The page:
Atazanavir: Histamine H2 antagonists may decrease the absorption of atazanavir.

PREGNANCY RISK FACTOR — B

LACTATION — Enters breast milk/may be compatible.

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MESALAMINE

Asacol; Canasa; Lialda; Pentasa; Rowasa


DOSING IN ADULTS

Treatment of ulcerative colitis
  Capsule: 1 g 4 times/day
  Tablet:
    Asacol: 800 mg 3 times/day for 6 weeks
    Lialda: 2.4-4.8 g once daily for up to 8 weeks
Maintenance of remission of ulcerative colitis
  Capsule: 1 g 4 times/day
  Tablet (Asacol): 1.6 g/day in divided doses
Distal ulcerative colitis, proctosigmoiditis, or proctitis: Rectal: Retention enema: 60 mL (4 g) at bedtime, retained overnight, approximately 8 hours
Active ulcerative proctitis: Rectal: Rectal suppository (Canasa): Insert one 1000 mg suppository in rectum daily at bedtime


DOSAGE FORMS
 

Capsule, controlled release:
  Pentasa: 250 mg, 500 mg
Suppository, rectal:
  Canasa: 1000 mg [contains saturated vegetable fatty acid esters]
Suspension, rectal: 4 g/60 mL (7s, 28s) Rowasa: 4 g/60 mL (7s, 28s) [contains potassium metabisulfite and sodium benzoate]
Tablet, delayed release [enteric coated]:
  Asacol: 400 mg
  Lialda: 1.2 g

ADMINISTRATION

Oral: Swallow capsules or tablets whole, do not chew or crush. Do not break outer coating of Asacol, Lialda
Lialda and Mezavant should be taken once daily with a meal.
Rectal enema: Shake bottle well. Retain enemas for 8 hours or as long as practical.
Suppository: Remove foil wrapper; avoid excessive handling. Should be retained for at least 1-3 hours to achieve maximum benefit.

SIGNIFICANT ADVERSE REACTIONS 

Headache
Abdominal pain
Chest pain
Rash
Alopecia
Leg swelling 
Cough
Agranulocytosis-more in elderly
Jaundice
Pancreatitis
Renal disease including acute/chronic interstitial nephritis, nephrotic syndrome, and renal failure have been reported. An evaluation of renal function is recommended prior to initiation of therapyand periodically during treatment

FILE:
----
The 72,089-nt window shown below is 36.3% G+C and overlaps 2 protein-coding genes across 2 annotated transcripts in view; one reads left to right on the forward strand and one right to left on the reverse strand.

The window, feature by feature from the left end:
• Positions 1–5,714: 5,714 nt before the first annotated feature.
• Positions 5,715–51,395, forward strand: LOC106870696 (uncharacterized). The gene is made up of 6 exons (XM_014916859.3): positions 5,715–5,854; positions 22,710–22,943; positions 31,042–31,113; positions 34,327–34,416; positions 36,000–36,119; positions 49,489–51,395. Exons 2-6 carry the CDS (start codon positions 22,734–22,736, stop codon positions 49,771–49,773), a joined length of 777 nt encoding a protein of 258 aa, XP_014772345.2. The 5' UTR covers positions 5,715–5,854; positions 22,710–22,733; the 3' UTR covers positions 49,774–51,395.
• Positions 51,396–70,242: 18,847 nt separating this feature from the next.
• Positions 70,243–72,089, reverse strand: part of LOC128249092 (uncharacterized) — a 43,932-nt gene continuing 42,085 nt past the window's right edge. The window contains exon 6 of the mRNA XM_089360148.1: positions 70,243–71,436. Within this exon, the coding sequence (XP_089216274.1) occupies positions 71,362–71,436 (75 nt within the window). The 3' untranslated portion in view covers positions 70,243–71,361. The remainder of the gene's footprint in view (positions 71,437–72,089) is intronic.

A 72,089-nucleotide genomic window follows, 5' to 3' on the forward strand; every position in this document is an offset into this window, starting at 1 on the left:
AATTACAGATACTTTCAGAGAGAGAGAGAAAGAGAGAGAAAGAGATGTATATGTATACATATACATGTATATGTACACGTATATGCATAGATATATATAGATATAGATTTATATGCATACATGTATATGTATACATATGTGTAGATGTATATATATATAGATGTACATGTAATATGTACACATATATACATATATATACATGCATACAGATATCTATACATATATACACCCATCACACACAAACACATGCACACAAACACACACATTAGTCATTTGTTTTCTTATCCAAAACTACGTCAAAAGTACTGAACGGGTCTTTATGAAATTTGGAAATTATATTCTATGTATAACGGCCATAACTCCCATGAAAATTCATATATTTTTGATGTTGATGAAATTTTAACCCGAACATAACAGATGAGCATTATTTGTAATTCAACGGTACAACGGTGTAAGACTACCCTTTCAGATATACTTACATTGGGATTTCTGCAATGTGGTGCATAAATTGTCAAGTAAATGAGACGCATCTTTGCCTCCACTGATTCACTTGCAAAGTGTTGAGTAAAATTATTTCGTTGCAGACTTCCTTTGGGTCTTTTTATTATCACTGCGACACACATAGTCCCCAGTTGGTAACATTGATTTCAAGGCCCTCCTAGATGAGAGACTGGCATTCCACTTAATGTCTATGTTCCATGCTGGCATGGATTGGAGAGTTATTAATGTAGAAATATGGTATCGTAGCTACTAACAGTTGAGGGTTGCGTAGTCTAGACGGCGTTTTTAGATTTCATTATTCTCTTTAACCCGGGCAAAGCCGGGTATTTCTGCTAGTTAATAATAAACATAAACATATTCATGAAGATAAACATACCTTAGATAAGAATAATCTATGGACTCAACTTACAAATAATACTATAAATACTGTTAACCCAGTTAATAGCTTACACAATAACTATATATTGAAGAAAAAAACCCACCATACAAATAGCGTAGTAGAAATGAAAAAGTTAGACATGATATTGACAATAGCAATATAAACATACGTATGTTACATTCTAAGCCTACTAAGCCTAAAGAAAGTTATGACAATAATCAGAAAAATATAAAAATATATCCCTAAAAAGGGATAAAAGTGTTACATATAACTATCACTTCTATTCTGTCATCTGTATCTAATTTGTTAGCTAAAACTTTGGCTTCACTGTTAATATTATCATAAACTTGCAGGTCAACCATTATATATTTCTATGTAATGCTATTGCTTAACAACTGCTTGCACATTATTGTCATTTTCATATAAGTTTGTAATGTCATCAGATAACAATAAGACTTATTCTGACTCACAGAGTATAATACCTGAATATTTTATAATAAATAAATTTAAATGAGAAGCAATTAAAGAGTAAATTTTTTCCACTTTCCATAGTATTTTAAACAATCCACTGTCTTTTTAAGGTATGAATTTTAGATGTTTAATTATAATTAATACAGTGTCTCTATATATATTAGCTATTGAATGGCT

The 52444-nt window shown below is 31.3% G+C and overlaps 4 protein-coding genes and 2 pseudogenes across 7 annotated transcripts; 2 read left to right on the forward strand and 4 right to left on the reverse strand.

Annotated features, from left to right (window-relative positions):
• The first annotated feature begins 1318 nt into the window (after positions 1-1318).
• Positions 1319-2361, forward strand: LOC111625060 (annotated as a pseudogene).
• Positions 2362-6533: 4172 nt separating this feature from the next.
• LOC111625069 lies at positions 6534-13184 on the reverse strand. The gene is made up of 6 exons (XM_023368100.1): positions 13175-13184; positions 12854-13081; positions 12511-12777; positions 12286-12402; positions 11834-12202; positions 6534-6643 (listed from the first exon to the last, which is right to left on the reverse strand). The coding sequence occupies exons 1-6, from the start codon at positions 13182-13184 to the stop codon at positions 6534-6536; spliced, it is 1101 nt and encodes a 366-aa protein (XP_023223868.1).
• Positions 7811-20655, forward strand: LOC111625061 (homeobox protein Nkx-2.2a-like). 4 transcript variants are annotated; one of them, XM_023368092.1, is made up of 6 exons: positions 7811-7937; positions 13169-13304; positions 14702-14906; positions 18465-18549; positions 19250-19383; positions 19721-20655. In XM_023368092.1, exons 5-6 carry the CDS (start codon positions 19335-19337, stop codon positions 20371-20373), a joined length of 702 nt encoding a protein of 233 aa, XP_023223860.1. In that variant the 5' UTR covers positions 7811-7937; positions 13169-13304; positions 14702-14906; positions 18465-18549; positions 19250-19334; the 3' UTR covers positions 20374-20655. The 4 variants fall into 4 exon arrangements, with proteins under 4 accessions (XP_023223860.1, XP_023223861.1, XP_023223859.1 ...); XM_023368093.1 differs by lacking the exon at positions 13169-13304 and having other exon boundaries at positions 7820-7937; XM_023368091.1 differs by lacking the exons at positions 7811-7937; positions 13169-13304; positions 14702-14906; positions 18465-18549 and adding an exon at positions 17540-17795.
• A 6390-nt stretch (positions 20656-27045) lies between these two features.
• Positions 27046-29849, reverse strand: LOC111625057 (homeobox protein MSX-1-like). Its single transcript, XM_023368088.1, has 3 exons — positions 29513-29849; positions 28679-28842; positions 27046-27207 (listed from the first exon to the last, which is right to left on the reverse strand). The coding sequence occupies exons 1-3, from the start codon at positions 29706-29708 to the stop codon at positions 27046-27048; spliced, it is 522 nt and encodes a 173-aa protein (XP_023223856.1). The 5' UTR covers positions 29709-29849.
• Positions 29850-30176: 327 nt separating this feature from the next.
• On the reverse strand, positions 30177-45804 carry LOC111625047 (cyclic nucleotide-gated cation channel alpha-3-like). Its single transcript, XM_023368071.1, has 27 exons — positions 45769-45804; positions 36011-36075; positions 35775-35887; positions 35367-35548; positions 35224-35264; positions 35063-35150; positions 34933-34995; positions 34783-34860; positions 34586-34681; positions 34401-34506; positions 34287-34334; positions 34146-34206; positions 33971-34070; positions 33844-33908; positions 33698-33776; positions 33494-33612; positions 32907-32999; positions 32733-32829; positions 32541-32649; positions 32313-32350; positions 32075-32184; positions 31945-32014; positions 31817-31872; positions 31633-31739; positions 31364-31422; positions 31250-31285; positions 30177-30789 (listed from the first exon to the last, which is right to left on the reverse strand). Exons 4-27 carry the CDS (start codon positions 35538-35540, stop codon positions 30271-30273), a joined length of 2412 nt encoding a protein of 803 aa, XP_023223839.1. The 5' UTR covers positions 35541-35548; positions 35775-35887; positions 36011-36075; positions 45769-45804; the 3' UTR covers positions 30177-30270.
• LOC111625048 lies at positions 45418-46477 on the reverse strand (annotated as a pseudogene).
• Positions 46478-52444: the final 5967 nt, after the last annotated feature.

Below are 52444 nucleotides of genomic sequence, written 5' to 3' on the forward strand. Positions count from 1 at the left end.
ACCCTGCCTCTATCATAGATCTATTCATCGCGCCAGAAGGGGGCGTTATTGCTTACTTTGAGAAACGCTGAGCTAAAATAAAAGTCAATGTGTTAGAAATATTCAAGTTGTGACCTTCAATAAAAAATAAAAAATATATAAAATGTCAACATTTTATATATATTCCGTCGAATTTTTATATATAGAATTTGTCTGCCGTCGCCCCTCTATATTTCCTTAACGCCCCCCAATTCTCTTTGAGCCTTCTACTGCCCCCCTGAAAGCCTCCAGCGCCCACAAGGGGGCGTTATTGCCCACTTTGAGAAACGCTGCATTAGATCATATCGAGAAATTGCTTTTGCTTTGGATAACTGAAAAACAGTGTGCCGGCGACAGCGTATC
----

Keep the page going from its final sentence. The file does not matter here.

Symptomatic worsening of colitis/IBD may occur following initiation of therapy


CONTRAINDICATIONS
 

 Hypersensitivity to mesalamine, salicylates, or any component
Canasa suppositories have saturated vegetable fatty acid esters (contraindicated in patients with allergy to these components).
Rowasa enemq contains potassium metabisulfite; may cause severe hypersensitivity reactions (ie, anaphylaxis) in patients with sulfite allergies.

DRUG INTERACTIONS

Digoxin: Mesalamine may decrease absorption, and thus levels/effects, of digoxin.
Thiopurine analogues (azathioprine, mercaptopurine, thioguanine): Mesalamine may increase the levels/effects of thiopurine analogues; risk of myelosuppression may be increased by aminosalicylates (due to inhibition of TPMT).

PREGNANCY RISK FACTOR — B

LACTATION — Enters breast milk/use caution.

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MERCAPTOPURINE

Purinethol

DOSE IN ADULTS

Initial: 50 mg daily; may increase by 25 mg/day every 1-2 weeks as tolerated to target dose of 1-1.5 mg/kg/day
 Please take on an empty stomach (1 hour before or 2 hours after meals)
Dosage adjustment with concurrent allopurinol: Reduce mercaptopurine dosage to 1/4 to 1/3 the usual dose.
Dosage adjustment in TPMT-deficiency: reductions are generally required only in homozygous deficiency.

DOSING IN RENAL IMPAIRMENT

Administer every 48 hours

DOSING IN HEPATIC IMPAIRMENT

Decrease Dose

DOSAGE FORMS

Tablet [scored]: 50 mg

SIGNIFICANT ADVERSE REACTIONS

Jaundice
Leukopenia
Drug fever
Rash
Hyperuricemia
Mucositis
Oligospermia
Opportunistic Infections

CONTRAINDICATIONS

Hypersensitivity to mercaptopurine or any component of the formulation; patients whose disease showed prior resistance to mercaptopurine or thioguanine; severe liver disease, severe bone marrow suppression; pregnancy. Patients on concurrent therapy with drugs which may inhibit TPMT (eg, olsalazine) or xanthine oxidase (eg, allopurinol) may be sensitive to myelosuppressive effects.

DRUG INTERACTIONS

Allopurinol: Can cause increased levels of mercaptopurine by inhibition of xanthine oxidase; decrease dose of mercaptopurine by 75% when both drugs are used concomitantly; may potentiate effect of bone marrow suppression (reduce mercaptopurine to 25% of dose).
Aminosalicylates (olsalazine, mesalamine, sulfasalazine): May inhibit TPMT, increasing toxicity/myelosuppression of mercaptopurine.
Azathioprine: Metabolized to mercaptopurine, concomitant use may result in profound myelosuppression and should be avoided
Hepatotoxic drugs: Any agent which could potentially alter the metabolic function of the liver could produce higher drug levels and greater toxicities from either mercaptopurine or 6-TG.
Warfarin: mercaptopurine inhibits the anticoagulation effect of warfarin

PREGNANCY RISK FACTOR — D

LACTATION — Enters breast milk/contraindicated.